Tuesday, March 7, 2017
OKLAHOMA CITY – Citing a remedy to help with economic development and self-determination, Governor Mary Fallin today announced she has concurred with the findings of a federal agency giving permission to the Shawnee Tribe to build a casino near Guymon.
In 2000, U.S. Sen. Jim Inhofe succeeded in winning congressional approval of a measure called the Shawnee Act, which restored the tribe's federal recognition and gave the tribe the right to secure land essential to its economic well-being as long as that land is outside the assigned lands of other Oklahoma tribes.
The history of Shawnee migration in response to western expansion can be traced to the 1700s. Relocating to eastern Kansas on a 1.6 million-acre reservation in the early 1860s, the tribe’s land holdings were reduced over the years by the federal government.*
“I appreciate the growing partnership our state and the tribes have developed and improved over the last several years,” Fallin said. “I believe the Shawnee Tribe has demonstrated its commitment to our country and this state. It is fitting that we follow the acknowledgement by Congress to offer this tribe the ability to self-determination and self-governance by allowing economic development opportunities.”
The U.S. Bureau of Indian Affairs earlier determined putting the land into trust would be positive for the Shawnee Tribe and the Panhandle community. The governor’s review and decision was the next step in the two-part determination process.
The proposed Golden Mesa Casino to be built southwest of Guymon would create about 175 jobs and produce an annual payroll of about $3.7 million, according to Shawnee tribal officials. The proposed casino is seen as an entertainment and destination point.
“I concur with the secretary of the interior’s determination that the Shawnee Tribe’s proposal will provide economic development to the Guymon and surrounding area, bringing in out-of-state dollars as it will draw from population centers outside our state,” said Fallin. “This will also benefit the Shawnee Tribe in helping it develop a funding source as it works toward self-determination and self-governance.”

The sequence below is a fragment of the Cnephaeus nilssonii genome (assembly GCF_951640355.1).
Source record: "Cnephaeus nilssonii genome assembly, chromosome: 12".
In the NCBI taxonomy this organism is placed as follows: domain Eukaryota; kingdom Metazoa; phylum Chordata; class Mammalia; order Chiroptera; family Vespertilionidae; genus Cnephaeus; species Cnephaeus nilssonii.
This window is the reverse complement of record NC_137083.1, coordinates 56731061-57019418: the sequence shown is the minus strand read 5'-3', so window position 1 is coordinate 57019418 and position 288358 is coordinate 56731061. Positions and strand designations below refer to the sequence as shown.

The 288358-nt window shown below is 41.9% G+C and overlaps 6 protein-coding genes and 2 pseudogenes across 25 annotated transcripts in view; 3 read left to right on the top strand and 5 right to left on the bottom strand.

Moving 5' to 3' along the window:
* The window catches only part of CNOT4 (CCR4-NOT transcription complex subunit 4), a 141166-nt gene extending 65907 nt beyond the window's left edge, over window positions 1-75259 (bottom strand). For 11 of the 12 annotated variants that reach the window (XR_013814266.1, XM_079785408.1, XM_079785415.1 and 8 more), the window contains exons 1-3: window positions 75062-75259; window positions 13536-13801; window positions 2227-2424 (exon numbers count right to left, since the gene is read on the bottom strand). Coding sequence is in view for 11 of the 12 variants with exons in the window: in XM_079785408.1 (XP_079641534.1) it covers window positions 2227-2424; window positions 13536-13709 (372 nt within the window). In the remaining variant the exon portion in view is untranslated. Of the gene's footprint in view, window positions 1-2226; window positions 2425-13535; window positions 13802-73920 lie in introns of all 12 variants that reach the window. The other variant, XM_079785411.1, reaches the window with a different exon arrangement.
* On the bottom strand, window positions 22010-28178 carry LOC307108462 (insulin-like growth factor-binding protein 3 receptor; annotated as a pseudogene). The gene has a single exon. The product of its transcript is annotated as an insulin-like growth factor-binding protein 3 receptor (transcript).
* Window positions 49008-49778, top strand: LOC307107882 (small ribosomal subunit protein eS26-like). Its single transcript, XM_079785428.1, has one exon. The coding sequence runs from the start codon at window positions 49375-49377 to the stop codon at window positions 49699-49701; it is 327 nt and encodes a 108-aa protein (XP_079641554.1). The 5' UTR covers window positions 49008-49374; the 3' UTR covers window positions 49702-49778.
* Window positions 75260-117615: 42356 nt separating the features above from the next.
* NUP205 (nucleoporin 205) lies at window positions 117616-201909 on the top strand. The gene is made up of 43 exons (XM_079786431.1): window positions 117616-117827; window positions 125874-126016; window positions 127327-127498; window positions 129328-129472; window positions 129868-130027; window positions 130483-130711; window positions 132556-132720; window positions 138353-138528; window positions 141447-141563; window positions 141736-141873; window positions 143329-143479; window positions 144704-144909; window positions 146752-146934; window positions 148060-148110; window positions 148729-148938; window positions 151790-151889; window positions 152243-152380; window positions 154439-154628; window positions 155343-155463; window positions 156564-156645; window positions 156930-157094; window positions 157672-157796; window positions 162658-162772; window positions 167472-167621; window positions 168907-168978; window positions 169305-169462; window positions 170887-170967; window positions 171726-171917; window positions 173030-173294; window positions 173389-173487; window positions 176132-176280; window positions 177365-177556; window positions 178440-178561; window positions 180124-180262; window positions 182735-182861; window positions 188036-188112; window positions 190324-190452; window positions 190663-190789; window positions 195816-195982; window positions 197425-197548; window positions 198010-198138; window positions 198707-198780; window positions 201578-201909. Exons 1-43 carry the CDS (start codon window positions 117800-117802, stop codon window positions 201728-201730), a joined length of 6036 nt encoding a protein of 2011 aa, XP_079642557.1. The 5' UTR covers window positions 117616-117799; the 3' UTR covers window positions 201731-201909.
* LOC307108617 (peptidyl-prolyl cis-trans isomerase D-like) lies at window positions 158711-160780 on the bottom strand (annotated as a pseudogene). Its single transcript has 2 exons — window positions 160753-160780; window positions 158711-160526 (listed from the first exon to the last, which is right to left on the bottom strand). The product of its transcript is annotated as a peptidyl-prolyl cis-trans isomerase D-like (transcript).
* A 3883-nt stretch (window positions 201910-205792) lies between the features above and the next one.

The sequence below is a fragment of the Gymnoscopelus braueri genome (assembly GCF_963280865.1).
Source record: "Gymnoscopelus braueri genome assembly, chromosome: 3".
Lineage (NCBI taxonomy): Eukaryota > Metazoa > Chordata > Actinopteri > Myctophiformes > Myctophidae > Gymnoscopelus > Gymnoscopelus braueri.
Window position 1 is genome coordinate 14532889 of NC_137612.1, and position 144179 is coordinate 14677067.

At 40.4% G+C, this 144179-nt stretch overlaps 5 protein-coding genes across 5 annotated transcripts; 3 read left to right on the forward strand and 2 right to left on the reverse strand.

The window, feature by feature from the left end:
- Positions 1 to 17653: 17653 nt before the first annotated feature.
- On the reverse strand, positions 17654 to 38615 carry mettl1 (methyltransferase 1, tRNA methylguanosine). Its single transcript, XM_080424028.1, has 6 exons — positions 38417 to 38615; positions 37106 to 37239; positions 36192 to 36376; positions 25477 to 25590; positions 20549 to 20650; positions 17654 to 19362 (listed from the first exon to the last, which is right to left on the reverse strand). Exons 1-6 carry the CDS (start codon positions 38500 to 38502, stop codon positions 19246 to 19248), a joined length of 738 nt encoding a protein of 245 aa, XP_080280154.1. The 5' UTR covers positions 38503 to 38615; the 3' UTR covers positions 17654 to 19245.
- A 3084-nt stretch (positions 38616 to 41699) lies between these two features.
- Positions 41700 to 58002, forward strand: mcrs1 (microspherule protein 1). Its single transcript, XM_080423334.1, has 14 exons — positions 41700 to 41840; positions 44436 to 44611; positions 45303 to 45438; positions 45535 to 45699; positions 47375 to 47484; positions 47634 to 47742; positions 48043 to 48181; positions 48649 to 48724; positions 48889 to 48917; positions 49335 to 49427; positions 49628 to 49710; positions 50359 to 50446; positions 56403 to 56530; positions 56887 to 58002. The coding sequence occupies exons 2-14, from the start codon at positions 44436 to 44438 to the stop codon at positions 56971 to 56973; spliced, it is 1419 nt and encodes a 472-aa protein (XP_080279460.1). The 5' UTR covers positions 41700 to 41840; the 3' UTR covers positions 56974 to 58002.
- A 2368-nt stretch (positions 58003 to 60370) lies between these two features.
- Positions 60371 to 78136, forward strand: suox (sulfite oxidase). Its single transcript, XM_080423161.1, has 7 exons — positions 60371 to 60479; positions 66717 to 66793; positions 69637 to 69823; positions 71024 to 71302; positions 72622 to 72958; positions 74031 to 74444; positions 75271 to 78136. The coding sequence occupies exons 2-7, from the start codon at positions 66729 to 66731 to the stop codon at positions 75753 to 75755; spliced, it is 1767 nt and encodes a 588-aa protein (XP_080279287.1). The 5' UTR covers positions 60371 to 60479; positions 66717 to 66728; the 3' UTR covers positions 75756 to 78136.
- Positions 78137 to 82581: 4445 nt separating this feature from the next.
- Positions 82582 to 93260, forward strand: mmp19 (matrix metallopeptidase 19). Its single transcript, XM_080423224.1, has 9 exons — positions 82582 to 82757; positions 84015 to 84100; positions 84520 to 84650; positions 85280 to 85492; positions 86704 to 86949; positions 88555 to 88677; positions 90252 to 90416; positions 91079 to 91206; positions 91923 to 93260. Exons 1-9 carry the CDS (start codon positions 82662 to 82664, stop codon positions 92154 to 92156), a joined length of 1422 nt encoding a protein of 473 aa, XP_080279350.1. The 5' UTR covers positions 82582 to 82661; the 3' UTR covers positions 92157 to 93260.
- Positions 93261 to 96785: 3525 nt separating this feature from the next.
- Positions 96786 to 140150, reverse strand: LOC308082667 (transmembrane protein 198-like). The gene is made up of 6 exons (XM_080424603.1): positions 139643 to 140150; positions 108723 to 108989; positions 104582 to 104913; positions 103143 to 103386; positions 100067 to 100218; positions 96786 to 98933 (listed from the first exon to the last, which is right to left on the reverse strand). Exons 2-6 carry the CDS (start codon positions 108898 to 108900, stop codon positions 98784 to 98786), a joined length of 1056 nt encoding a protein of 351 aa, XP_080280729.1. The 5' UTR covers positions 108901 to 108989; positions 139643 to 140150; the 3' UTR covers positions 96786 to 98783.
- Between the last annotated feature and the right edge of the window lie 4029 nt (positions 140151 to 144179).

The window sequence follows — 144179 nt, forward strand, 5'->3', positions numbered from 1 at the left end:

The Shawnee Tribe is a landless tribe. Having a unique history, the Shawnee Tribe was assigned no jurisdictional land of its own and operates within the territory of another tribal government. Because of this unique history, Congress enacted the Shawnee Status Act in 2000, which enabled the tribe to begin a process of growth and recovery.
In the past, the federal government has generally required tribes to build casinos on their own reservations or — in states like Oklahoma where tribes don't have reservations — within their tribal jurisdictional areas.
Plans call for building a $25 million casino called the Golden Mesa Casino that would include a restaurant on 107 acres about 4 miles southwest of Guymon. The tribe is expected to partner with Global Gaming Solutions, the gaming division of the Chickasaw Nation, with Global Gaming serving as the management company for the project, which has a projected economic impact of $32 million.
Upon approval of the tribe’s fee to trust application, the tribe will initiate the process for adopting Oklahoma’s model tribal-state Class III gaming compact, which will ultimately provide increased funding for education.
*The Shawnee people in Kansas were known as the Loyal Shawnee due to their service to the Union during the Civil War. Ultimately, the Shawnees were removed to present-day Oklahoma, but the federal government did not establish a reservation for them.